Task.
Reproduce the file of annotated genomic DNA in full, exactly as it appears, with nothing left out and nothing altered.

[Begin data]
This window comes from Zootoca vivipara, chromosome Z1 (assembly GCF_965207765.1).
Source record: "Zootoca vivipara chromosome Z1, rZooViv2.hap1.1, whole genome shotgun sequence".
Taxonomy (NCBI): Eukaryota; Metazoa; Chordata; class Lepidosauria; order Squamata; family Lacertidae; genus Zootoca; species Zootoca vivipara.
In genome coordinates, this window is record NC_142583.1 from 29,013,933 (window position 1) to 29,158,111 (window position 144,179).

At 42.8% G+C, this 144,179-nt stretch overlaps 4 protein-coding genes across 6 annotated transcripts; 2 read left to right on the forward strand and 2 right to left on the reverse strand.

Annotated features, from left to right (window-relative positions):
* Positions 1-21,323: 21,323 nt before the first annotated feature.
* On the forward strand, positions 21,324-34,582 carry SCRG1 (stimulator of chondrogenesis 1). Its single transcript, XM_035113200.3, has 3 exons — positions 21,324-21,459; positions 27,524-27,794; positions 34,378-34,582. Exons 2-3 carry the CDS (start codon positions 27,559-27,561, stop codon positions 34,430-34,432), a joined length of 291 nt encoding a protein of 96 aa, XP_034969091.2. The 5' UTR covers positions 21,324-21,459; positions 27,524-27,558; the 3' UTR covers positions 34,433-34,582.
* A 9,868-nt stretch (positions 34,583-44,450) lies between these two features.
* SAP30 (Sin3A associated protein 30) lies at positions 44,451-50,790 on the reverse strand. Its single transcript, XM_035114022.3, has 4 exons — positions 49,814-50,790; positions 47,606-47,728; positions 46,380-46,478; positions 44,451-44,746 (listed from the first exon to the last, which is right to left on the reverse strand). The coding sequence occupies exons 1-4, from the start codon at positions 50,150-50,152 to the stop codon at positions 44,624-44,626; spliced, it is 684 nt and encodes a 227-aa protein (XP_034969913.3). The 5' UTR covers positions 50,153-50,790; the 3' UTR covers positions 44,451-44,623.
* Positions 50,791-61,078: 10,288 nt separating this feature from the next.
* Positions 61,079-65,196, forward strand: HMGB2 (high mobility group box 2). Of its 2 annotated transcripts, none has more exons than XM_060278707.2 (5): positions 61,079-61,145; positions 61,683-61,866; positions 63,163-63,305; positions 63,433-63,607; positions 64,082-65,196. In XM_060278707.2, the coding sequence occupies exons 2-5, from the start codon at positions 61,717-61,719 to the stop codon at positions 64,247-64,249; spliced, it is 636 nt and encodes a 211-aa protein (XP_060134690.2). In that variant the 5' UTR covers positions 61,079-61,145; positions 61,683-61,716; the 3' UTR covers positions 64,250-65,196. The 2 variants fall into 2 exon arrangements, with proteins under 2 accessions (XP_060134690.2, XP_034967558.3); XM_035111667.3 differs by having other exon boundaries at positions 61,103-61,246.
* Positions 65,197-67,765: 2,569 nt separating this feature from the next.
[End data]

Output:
This window comes from Zootoca vivipara, chromosome Z1 (assembly GCF_965207765.1).
Source record: "Zootoca vivipara chromosome Z1, rZooViv2.hap1.1, whole genome shotgun sequence".
Taxonomy (NCBI): Eukaryota; Metazoa; Chordata; class Lepidosauria; order Squamata; family Lacertidae; genus Zootoca; species Zootoca vivipara.
In genome coordinates, this window is record NC_142583.1 from 29,013,933 (window position 1) to 29,158,111 (window position 144,179).

At 42.8% G+C, this 144,179-nt stretch overlaps 4 protein-coding genes across 6 annotated transcripts; 2 read left to right on the forward strand and 2 right to left on the reverse strand.

Annotated features, from left to right (window-relative positions):
* Positions 1-21,323: 21,323 nt before the first annotated feature.
* On the forward strand, positions 21,324-34,582 carry SCRG1 (stimulator of chondrogenesis 1). Its single transcript, XM_035113200.3, has 3 exons — positions 21,324-21,459; positions 27,524-27,794; positions 34,378-34,582. Exons 2-3 carry the CDS (start codon positions 27,559-27,561, stop codon positions 34,430-34,432), a joined length of 291 nt encoding a protein of 96 aa, XP_034969091.2. The 5' UTR covers positions 21,324-21,459; positions 27,524-27,558; the 3' UTR covers positions 34,433-34,582.
* A 9,868-nt stretch (positions 34,583-44,450) lies between these two features.
* SAP30 (Sin3A associated protein 30) lies at positions 44,451-50,790 on the reverse strand. Its single transcript, XM_035114022.3, has 4 exons — positions 49,814-50,790; positions 47,606-47,728; positions 46,380-46,478; positions 44,451-44,746 (listed from the first exon to the last, which is right to left on the reverse strand). The coding sequence occupies exons 1-4, from the start codon at positions 50,150-50,152 to the stop codon at positions 44,624-44,626; spliced, it is 684 nt and encodes a 227-aa protein (XP_034969913.3). The 5' UTR covers positions 50,153-50,790; the 3' UTR covers positions 44,451-44,623.
* Positions 50,791-61,078: 10,288 nt separating this feature from the next.
* Positions 61,079-65,196, forward strand: HMGB2 (high mobility group box 2). Of its 2 annotated transcripts, none has more exons than XM_060278707.2 (5): positions 61,079-61,145; positions 61,683-61,866; positions 63,163-63,305; positions 63,433-63,607; positions 64,082-65,196. In XM_060278707.2, the coding sequence occupies exons 2-5, from the start codon at positions 61,717-61,719 to the stop codon at positions 64,247-64,249; spliced, it is 636 nt and encodes a 211-aa protein (XP_060134690.2). In that variant the 5' UTR covers positions 61,079-61,145; positions 61,683-61,716; the 3' UTR covers positions 64,250-65,196. The 2 variants fall into 2 exon arrangements, with proteins under 2 accessions (XP_060134690.2, XP_034967558.3); XM_035111667.3 differs by having other exon boundaries at positions 61,103-61,246.
* Positions 65,197-67,765: 2,569 nt separating this feature from the next.